Science and Magic
Glen Onwin, whose work features in the current Fleming-Wyfold show This Fragile Earth at Coventry Cathedral, has spent a career turning chemical reactions and processes into art. As the Fleming- Wyfold Foundation announces a new acquisition of Onwin’s paintings, Greg Thomas puts his processes under the microscope.
Glen Onwin (b. 1947) trained as a painter but has spent most his career immersed in alchemy—that is, scientific processes imbued with a sense of primordial magic. The interest was first piqued in 1973, when the Edinburgh-born ECA graduate became engrossed by the salt marshes near Dunbar, on the East Coast of Scotland. His 1975 show Saltmarsh, at the Scottish Arts Council Gallery in Edinburgh, was inspired by that discovery, as recounted on a 1974 artist’s card:
Today I came across a spit of land, a joining of a river to the sea, brackish water, flooding salt resistant grassland, a near grid of circular pools not yet discovered by the constant rise, regular with undercut edges, some reflecting back the sky, solid underfoot, one easy leap from land to land, flooding, patterned oily water, mud, undrained, stagnant near the edge, alive, replenished twice daily, high pitched sounds, sea bird wader water, velvet blocks beneath the green of trees.
We can note connections in the format of the Saltmarsh card to Richard Long or Hamish Fulton’s recorded walks, while Onwin’s sense that the mire might make a suitable subject, even material, for art, was inspired by the example of Robert Smithson’s ‘Spiral Jetty’ (1970). In this evocative description of a day of revelation, however, there is a clearer focus on the landscape alone, as apart from the experience of a body and mind moving through it, which distinguishes Onwin’s practice from that of his British peers, and from the sublime aesthetic spectacle of North-American land art.
Onwin’s breakthrough 1975 Saltmarsh exhibition expressed a quality of engrossment with the chemical processes that gave life to natural environments, a concern with the invisible truths of matter that was also a prescient ecological awareness. Much of the show comprised large-scale photography, emphasising the abstract patterning of curved land-lip and salt-pool. But there were also works made with the materials of the marsh itself, an approach comparable to arte povera aesthetics. These pieces were bound with wax, “a natural substance which prevents decay,” giving the works “a moist look, a richness of surface.” Of his process Onwin noted: “areas of mud and debris were built up and allowed to dry then wax applied. I scraped and sometimes chipped away areas of wax. The work is practically all chance. The work arrives.”
Works arrived across the decades. Monumental projects were realised for an abandoned Methodist chapel in Halifax (‘As Above So Below’, Square Chapel, 1991) and the former Geevor Tin Mine in Cornwall (‘Blood of the Pelican’, part of the Tate St. Ives show A Quality of Light, 1997). Besides its scientific precocity, Onwin’s oeuvre has been consistently infused with a pagan sense of wonder at the elemental instability of natural substances: their capacity to dissolve, decay, reform, combine. The Square-Chapel project, supported by the Henry Moore Sculpture Trust, included a huge, squat and square vat of black brine. Clusters of salt crystals formed around islands of floating wax, composing themselves, as it were, according to chemical formulae. There was partly a kind of auto-destructive impulse at play here, slowed down to record the stately rhythms of non-human time. But the name of the work, ‘Nigredo – Laid to Waste’, indicated an equally significant concern with alchemy, a craft from that long era when science and magic were one. As Martin Kemp noted in a 1998 article, “Nigredo, is openly alchemical in its reference to the primitive and sometimes recurrent stage of black putrefaction in the transmutation of substances”—as if the crystalline matter were as significant in allegorical or spiritual terms as scientific ones.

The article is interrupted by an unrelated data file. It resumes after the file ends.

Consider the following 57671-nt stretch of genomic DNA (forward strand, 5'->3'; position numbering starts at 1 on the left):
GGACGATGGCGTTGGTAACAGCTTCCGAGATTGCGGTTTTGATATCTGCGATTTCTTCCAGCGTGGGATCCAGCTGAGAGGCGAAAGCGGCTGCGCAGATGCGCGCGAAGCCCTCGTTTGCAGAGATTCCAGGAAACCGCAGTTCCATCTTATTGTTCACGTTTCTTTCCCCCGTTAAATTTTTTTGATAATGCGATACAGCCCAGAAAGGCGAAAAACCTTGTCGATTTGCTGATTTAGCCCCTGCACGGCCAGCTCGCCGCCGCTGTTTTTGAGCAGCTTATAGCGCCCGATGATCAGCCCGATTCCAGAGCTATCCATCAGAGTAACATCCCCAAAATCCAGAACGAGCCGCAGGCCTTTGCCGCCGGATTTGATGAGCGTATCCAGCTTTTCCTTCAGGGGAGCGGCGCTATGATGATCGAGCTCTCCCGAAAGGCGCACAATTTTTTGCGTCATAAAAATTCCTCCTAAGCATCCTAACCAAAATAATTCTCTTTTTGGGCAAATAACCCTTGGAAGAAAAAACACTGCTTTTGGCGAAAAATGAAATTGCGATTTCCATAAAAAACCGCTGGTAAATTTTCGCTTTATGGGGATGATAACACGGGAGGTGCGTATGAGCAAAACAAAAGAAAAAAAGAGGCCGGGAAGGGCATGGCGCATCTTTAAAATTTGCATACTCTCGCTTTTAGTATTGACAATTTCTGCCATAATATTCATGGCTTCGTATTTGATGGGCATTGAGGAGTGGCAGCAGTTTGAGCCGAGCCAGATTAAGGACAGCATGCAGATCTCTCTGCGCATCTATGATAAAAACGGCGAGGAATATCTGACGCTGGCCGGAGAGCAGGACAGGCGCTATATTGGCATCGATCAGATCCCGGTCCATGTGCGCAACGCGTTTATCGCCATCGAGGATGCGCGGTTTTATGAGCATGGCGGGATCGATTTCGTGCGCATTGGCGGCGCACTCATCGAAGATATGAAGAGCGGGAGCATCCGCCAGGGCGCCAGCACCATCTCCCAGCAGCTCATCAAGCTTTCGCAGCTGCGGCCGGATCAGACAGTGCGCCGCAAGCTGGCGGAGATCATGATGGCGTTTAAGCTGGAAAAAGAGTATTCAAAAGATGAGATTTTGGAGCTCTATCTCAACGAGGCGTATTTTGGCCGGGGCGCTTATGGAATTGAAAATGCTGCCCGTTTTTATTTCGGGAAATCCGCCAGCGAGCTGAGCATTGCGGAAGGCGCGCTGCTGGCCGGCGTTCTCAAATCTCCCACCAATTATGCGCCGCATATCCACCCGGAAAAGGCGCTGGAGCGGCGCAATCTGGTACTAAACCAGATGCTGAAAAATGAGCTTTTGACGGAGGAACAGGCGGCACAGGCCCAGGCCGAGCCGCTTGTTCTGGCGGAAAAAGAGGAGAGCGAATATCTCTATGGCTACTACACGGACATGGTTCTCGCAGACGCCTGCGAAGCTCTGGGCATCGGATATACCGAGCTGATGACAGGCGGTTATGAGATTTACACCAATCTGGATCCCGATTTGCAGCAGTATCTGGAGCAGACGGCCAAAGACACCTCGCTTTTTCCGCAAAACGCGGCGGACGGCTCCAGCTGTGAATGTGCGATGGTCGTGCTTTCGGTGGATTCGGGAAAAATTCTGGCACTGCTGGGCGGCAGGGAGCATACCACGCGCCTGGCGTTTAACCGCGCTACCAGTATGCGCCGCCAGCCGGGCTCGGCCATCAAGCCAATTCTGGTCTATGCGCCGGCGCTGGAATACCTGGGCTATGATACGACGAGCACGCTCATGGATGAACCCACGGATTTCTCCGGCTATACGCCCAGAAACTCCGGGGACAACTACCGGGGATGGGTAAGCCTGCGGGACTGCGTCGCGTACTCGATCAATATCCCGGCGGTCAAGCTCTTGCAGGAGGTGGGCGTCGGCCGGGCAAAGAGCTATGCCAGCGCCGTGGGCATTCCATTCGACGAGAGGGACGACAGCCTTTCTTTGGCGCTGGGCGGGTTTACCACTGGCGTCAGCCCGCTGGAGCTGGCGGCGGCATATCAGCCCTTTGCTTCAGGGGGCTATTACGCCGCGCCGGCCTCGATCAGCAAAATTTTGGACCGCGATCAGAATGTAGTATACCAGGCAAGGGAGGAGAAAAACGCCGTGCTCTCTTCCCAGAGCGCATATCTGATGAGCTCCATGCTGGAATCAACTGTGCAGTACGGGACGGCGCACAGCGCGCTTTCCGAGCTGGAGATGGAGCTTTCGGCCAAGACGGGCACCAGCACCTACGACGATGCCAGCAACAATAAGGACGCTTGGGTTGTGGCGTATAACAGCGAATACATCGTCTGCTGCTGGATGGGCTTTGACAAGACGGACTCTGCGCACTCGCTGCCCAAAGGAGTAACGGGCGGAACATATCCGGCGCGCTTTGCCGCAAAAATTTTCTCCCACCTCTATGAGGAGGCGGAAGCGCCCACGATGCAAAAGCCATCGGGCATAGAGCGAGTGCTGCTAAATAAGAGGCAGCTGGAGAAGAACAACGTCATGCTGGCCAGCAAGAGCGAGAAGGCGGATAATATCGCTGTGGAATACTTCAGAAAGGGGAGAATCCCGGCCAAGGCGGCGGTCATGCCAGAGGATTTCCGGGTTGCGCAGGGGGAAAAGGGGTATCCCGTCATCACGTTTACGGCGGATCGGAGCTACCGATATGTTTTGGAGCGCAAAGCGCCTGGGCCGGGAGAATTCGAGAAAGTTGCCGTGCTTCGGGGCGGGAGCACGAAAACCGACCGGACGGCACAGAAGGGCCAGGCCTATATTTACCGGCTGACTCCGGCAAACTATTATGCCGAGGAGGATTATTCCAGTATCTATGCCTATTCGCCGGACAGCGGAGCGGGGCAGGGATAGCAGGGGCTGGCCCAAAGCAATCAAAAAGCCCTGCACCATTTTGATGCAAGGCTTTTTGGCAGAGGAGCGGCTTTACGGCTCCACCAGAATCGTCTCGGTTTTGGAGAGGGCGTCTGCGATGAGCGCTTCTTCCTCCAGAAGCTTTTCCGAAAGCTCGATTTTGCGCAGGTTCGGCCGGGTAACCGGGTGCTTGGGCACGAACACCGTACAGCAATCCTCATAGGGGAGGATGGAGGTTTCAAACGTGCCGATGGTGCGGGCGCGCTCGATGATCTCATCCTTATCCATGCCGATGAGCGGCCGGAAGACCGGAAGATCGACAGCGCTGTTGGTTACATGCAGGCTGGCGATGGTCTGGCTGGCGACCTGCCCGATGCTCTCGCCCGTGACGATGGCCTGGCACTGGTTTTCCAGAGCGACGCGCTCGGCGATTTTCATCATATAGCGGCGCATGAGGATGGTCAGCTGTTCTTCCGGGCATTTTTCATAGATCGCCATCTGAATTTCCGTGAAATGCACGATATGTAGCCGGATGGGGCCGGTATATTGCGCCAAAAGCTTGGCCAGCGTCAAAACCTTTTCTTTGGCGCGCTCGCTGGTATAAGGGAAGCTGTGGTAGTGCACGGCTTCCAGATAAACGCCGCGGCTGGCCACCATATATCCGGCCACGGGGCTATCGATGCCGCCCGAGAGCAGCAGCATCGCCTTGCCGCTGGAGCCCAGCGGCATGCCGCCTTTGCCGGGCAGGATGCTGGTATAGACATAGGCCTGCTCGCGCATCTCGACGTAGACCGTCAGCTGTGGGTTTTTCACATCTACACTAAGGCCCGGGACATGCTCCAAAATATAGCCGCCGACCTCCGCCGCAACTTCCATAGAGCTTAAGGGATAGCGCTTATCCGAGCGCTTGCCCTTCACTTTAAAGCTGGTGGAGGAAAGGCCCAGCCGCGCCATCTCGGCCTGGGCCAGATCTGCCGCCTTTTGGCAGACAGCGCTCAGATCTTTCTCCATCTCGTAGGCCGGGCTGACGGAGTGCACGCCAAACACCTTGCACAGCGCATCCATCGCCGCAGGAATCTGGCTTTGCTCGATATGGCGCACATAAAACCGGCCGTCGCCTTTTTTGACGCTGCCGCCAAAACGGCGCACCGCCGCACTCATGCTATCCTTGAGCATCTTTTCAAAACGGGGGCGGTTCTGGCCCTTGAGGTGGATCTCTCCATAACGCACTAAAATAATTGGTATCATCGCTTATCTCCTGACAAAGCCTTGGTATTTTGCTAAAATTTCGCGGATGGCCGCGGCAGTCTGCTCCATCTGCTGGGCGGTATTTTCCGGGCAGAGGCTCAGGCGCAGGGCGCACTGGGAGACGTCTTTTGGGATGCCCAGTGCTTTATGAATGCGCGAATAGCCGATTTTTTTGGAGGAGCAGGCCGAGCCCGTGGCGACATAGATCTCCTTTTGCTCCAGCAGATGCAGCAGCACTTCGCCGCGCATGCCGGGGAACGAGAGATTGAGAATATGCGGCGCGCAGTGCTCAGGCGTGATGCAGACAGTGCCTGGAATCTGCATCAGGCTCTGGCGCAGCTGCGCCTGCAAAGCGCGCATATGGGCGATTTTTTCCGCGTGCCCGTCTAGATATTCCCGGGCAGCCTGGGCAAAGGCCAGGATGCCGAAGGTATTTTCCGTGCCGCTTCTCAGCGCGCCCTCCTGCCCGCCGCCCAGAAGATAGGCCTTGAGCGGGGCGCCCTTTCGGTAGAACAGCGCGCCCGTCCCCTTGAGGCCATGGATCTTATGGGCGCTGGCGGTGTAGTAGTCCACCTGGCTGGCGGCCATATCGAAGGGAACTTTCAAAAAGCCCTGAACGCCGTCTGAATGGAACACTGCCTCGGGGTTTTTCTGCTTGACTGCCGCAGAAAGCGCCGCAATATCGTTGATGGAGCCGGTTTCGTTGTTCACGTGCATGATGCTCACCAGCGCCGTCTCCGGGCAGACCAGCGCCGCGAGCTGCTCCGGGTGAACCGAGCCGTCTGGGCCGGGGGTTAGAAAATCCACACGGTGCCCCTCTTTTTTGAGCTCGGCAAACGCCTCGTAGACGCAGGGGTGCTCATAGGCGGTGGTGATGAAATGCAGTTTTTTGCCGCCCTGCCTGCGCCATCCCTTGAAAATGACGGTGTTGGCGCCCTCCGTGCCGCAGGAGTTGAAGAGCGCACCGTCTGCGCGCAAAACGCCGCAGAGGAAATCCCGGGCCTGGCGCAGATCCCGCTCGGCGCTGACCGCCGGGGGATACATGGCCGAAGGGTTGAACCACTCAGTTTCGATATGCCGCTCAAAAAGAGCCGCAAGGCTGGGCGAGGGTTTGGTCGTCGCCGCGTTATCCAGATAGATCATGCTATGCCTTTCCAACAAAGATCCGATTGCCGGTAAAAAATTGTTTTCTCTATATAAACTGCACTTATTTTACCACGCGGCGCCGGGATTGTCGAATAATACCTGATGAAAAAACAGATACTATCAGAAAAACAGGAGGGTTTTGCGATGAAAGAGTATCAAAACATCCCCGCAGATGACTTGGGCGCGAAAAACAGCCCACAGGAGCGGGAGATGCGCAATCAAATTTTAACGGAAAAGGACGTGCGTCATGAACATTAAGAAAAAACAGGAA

It is also important to note that environmental awareness has been a consistent thread across Onwin’s career. A case in point is the major 1988 show Revenges of Nature, at Edinburgh’s Fruitmarket, which included paintings made with various bonded natural materials. One of these works, ‘Photosynthesis, Open the Kingdom’ (1987), appears in the Fleming-Wyfold’s current show alongside some of the Saltmarsh paintings and the more recent ‘Twofold Trinity, Sulphur-Carbon’ (2016-17). Given titles such as ‘Acidification’ and ‘Sea Dumping’, these pieces evoked the destruction of nature through scientific processes yoked to industrial extraction rather than reverent wonder. And it is this aspect of Onwin’s work that makes him not just a significant figure in the British land-art movement but an artist for the present moment, too.
Glen Onwin’s artworks acquired by the Fleming Collection are exhibited in A Fragile Earth at Coventry Cathedral until 29th May